I know, I'm constantly telling you about it, but that's the whole point! I don't want to tell you about my childhood, and recollect the distant past; I don't want to try and remember when I stopped wetting my bed, or if my father beat me or whatever. I don't want to discuss my first sexual encounters. I don't know, maybe it would help, maybe there's an explanation somewhere, and we'd find it if we examined things carefully, possibly. But I have the feeling that it's urgent, it's like a tumor that needs to be removed. It's making me so miserable. I have to tell you. I have to explain. You're going to think I'm a criminal. I can't help it. I think about it all the time. It's almost like visions.

I see him blind, totally blind and helpless.

I don't want it to happen, but I dream about it.

I don't mean I just fantasize, well I do, I fantasize about it, every day, but what I'm saying is I wake up in the morning sometimes with the precise memory of a dream, and it's always the same, just like my fantasies. Except in the dreams I'm happy—not the least scruple.

It's very simple: he has an accident of some kind, and that's it, he's blind.

He goes blind and, bang, it changes my life. For the better.

When he's blind he's totally mine, you see?

He's helpless, he's vulnerable, he's at my mercy; I can do with him as I please for the rest of our lives.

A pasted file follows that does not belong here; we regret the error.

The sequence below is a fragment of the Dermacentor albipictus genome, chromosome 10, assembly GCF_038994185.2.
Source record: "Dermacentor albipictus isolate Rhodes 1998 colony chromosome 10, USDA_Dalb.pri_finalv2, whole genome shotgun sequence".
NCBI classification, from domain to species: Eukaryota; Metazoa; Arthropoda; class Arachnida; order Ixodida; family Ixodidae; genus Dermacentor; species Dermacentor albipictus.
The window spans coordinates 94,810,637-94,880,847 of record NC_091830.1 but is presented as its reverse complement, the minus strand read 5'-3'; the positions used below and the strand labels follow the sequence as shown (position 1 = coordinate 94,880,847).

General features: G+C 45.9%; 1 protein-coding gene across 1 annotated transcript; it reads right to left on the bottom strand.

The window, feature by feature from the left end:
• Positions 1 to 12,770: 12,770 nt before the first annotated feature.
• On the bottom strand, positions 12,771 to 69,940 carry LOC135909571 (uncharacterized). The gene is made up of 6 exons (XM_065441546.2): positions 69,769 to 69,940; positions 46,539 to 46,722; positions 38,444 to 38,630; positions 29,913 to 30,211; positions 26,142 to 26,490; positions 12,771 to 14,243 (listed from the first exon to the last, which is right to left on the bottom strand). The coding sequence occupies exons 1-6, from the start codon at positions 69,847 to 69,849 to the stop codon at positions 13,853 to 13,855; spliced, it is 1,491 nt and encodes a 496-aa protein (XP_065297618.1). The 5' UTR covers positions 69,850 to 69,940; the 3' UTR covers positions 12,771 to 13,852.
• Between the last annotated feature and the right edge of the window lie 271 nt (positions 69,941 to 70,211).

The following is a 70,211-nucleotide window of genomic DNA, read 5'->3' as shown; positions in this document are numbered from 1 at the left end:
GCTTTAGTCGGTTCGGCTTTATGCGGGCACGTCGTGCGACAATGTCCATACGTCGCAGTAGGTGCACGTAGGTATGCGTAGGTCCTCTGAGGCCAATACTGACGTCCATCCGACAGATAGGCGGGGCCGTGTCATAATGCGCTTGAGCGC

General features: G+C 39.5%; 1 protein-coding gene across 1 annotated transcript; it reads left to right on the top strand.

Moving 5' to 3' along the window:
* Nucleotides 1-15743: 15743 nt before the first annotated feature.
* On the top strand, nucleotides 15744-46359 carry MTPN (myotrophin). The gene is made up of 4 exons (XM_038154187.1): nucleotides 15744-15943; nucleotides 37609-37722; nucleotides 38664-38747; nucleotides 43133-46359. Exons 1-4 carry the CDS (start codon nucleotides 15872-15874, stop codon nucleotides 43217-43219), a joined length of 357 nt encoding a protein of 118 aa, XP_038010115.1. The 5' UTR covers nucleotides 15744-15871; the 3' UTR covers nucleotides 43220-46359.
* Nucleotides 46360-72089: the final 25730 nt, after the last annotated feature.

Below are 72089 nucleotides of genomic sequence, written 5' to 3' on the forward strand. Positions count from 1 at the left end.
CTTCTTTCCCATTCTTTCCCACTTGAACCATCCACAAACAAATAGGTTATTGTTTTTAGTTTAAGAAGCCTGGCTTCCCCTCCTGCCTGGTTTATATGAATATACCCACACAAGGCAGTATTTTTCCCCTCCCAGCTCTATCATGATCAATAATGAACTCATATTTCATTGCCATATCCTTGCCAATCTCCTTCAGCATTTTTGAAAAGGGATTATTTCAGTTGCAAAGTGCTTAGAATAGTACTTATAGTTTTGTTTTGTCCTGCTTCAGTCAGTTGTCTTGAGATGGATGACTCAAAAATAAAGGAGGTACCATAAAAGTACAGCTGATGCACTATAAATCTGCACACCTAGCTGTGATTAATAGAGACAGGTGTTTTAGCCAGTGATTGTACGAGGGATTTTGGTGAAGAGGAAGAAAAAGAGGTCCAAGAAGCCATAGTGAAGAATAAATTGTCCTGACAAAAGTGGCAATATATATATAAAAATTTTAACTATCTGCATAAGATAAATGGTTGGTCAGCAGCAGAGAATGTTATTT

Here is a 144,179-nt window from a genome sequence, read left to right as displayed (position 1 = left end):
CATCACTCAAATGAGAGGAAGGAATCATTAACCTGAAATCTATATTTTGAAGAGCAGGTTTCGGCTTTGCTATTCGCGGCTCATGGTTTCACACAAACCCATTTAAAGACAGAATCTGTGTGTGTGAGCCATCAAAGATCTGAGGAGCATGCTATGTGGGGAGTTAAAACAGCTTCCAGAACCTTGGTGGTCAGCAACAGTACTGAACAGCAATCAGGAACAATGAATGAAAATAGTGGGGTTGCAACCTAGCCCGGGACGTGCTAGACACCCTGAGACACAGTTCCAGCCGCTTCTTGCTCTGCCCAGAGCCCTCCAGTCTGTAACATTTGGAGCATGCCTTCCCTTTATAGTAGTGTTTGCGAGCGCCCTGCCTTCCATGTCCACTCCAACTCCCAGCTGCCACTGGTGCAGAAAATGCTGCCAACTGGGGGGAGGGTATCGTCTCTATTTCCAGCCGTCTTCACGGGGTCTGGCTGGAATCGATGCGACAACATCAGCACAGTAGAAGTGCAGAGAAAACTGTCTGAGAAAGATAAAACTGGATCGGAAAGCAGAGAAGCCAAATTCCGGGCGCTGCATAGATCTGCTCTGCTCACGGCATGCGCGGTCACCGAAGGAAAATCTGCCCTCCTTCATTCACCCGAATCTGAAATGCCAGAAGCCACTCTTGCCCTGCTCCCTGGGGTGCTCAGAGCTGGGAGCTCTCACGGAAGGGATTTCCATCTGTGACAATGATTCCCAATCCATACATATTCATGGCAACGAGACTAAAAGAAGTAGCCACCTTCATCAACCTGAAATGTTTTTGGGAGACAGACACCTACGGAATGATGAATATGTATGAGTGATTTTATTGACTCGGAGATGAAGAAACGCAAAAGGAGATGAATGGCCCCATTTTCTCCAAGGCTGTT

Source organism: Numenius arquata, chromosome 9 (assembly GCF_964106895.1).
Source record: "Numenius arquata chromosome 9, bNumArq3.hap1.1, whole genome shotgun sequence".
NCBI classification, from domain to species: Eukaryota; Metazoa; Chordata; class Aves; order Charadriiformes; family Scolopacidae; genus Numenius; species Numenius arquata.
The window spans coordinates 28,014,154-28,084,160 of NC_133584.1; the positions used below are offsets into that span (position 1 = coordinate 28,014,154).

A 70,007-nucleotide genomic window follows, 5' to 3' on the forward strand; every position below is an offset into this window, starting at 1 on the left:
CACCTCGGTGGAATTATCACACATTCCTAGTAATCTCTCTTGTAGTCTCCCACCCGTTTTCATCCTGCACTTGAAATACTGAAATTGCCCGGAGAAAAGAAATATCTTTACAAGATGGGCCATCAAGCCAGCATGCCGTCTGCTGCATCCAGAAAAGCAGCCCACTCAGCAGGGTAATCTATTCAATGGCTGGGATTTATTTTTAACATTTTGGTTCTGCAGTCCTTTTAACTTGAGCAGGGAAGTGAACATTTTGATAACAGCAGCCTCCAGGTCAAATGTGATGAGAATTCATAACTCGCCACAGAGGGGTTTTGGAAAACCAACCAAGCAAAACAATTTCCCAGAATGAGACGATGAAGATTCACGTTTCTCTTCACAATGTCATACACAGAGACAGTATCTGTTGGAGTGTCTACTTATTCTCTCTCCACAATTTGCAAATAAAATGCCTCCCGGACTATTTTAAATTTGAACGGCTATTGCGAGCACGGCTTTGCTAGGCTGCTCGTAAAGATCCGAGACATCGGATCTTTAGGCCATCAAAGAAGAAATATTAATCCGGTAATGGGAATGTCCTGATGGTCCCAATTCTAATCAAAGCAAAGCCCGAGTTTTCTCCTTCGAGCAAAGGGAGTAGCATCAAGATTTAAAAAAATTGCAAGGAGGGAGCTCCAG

Of course the rest of him is intact, and, even though he's blind, he's still got those beautiful blue eyes, and they remain expressive and everything. But he's blind.

So it means he can't see the boys and men he might have found attractive, so he's not tempted.

He can't see me anymore, so he doesn't see the fat accumulate around my stomach, and he can't see my wrinkles deepen.

But mostly he can't go out without me, he can't go to the gym, he can't go anywhere; he can't do anything without me!

He becomes utterly dependent on me. His very survival is in my hands.

At first he's shocked, and depressed, and I behave admirably. A real saint. I nurse him, I look after him lovingly, I spoon-feed him, and he feels grateful and everybody says how good I am. Then he sort of gets used to it, he learns to accept the situation. Then when he wants a dog. I persuade him we don't need a dog, and I don't even let him have a white cane. I just never lose sight of him, and he needs me desperately all the time. He can't even go to the bathroom on his own.

Every day I take him to the shops with me, and he sits in a corner and smiles benignly. He can't see the handsome customers, and it’s me he calls into the changing booths. In the evening I take him back home and we sit around, maybe watch TV, and I describe what’s on the screen, so he follows the film or whatever.

And I change the furniture around all the time—he can't even walk from one room to the next without my assistance. Isn't it shocking?

God, I hate myself.

I think blindness is one of the worst things that could happen to anyone. How can you be in love with someone and imagine horrible things like that?  And here I am, wishing it on the person I love most in the world, wishing it on a wonderful guy I would kill for. And all because of my stupid jealousy, my damn possessiveness.

That's why I came for help.

I want to stop thinking about it.

There's got to be something wrong with me. I mean, even if you assume to begin with that everyone is basically selfish and self-centered, even if you see the world in terms of who dominates and who's dominated, there's got to be something wrong with me.

He's been faithful all these years, and he says he always will be, but I would only be totally certain of his fidelity forever if he were blind.

Or dead.